For centuries the Black Sea has been an important body of water for the region, from access to the Mediterranean Sea to fisheries. Today, for the region’s countries and surrounding areas, the Black Sea represents a major strategic asset. Countries and regions rely on the pipelines and fibre optic cables laid on the seabed. The straits and the right of passage represent a major issue not only for military reasons but also mostly for daily trade amongst nations.
In August 2020, the Belarusian election was widely seen as fraudulent, rigged to ensure that the so-called “last dictator of Europe” remained in power, which led to widespread international condemnation. It also prompted the EU to adopt sanctions against the regime under Article 215 TFEU, aimed at securing the end of autocratic rule and the reorganisation of elections. This led to a heightened antagonism between the EU and Belarus, culminating in last month’s border crisis. Indeed, the Belarusian government relaxed its visa entry requirements in August (Loanes, vox, 2021) in an apparent attempt to incentivise migrants to privilege the Belarusian route into the EU and funnel in a large number of people in the hope of creating political difficulties within the Union, thus weakening it.
In a digital world, the hybrid attack has become a recurrent occurrence. To be prepared to fight cyber threats, the European Union (EU) had first to understand this new form of attack and how dangerous it could be. After the Estonian cyberattack of 2007, the need for a response plan able to satisfy national and European defence expectations brought the debate of cybersecurity to the centre of defence and security policies. The techno- logical advances brought by the internet and electronic devices have become a fundamen- tal part of our daily lives. These technological changes have transformed the way we communicate today and have directly impacted how countries handle defence and security strategies.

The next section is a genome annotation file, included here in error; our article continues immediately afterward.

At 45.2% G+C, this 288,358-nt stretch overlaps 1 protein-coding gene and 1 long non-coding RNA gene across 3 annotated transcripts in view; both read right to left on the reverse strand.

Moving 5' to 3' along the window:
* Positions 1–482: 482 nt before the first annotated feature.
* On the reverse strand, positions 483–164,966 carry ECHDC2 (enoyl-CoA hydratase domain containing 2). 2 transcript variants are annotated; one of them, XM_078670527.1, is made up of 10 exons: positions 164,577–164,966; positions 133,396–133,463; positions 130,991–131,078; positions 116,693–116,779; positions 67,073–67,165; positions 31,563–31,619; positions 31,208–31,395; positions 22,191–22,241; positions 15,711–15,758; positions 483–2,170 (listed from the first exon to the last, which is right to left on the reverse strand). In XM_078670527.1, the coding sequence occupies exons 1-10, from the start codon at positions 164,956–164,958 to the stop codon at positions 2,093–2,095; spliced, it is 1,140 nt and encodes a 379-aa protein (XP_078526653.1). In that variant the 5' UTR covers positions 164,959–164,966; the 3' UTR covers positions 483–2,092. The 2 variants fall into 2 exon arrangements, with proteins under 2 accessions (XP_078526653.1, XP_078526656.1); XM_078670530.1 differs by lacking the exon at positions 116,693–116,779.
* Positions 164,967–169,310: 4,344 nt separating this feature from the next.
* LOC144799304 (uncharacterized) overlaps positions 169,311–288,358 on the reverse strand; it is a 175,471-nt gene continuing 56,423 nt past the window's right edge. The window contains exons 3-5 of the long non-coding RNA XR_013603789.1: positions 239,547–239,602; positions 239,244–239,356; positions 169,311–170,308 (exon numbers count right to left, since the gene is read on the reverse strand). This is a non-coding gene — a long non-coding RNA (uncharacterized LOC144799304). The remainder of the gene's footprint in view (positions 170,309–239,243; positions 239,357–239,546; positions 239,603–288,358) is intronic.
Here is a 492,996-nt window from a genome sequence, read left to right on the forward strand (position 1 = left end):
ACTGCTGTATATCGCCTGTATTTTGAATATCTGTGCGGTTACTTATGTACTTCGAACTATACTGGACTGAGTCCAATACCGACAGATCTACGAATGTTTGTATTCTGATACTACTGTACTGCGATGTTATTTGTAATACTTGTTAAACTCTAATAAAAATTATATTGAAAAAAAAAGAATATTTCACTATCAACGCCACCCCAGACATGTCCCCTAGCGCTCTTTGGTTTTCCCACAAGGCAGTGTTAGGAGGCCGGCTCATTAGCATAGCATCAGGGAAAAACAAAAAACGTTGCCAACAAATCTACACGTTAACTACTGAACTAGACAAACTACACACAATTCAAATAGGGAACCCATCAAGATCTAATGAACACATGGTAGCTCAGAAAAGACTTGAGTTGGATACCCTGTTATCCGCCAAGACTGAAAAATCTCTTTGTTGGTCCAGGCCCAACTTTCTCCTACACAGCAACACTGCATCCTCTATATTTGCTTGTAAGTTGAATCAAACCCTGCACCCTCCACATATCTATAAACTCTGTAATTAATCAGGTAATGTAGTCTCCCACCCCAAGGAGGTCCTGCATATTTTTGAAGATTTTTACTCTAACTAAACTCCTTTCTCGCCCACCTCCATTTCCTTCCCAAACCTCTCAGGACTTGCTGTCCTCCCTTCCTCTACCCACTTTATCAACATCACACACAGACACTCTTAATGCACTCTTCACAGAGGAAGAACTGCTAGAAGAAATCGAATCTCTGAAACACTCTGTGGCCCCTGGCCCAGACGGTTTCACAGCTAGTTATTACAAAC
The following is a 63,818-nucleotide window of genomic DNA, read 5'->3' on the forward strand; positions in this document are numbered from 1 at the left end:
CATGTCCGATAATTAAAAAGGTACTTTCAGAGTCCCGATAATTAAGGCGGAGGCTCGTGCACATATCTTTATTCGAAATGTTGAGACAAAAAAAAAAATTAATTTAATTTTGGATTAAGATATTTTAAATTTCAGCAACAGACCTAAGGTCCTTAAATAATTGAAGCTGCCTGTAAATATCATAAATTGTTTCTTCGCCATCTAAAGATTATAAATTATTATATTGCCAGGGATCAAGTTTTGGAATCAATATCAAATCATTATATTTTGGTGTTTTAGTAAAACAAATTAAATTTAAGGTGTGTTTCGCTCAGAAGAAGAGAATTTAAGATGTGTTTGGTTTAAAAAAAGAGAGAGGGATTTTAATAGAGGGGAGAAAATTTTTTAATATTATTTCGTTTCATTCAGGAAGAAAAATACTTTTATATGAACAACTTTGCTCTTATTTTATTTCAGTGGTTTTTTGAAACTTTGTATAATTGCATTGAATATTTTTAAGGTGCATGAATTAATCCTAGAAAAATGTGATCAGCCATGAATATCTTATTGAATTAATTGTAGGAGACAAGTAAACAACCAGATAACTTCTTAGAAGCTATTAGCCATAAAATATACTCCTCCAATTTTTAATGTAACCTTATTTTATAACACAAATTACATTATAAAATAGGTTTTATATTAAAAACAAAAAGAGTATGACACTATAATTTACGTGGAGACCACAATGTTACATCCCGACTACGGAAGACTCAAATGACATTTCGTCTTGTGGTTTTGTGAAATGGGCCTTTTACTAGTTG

Tony Radakin, who served as First Sea Lord of the UK Royal Navy and Naval Service from June 2019 to November 2021, was appointed Chief of the Defence Staff of the British Armed Forces by Prime Minister Boris Johnson on 30 November 2021.
Over the last twenty years, the importance of the latest weapons in modern warfare has been called into question. Indeed, it has been largely debated that victory in future high-intensity conflicts may no longer be contingent on who possesses the best warships, planes, and tanks (i.e., the best equipment) but rather on who can better handle information to act faster and more effectively than their adversary (Work & Fabian, Breaking Defense, 2021). Future wars are expected to be short, precise, and decisive. This new kind of warfare may require decisions to be made within hours, minutes or potentially seconds, compared with the current multi-day process to analyse the operating environment and issue commands. That is the reason why last May, Defense Secretary Lloyd Austin approved the strategy document for the Defense Department’s Joint All-Domain Command and Control, paving the way to implement technology that shares data between the services to improve the quality and speed of tactical decision-making (Jasper, NextGov, 2021).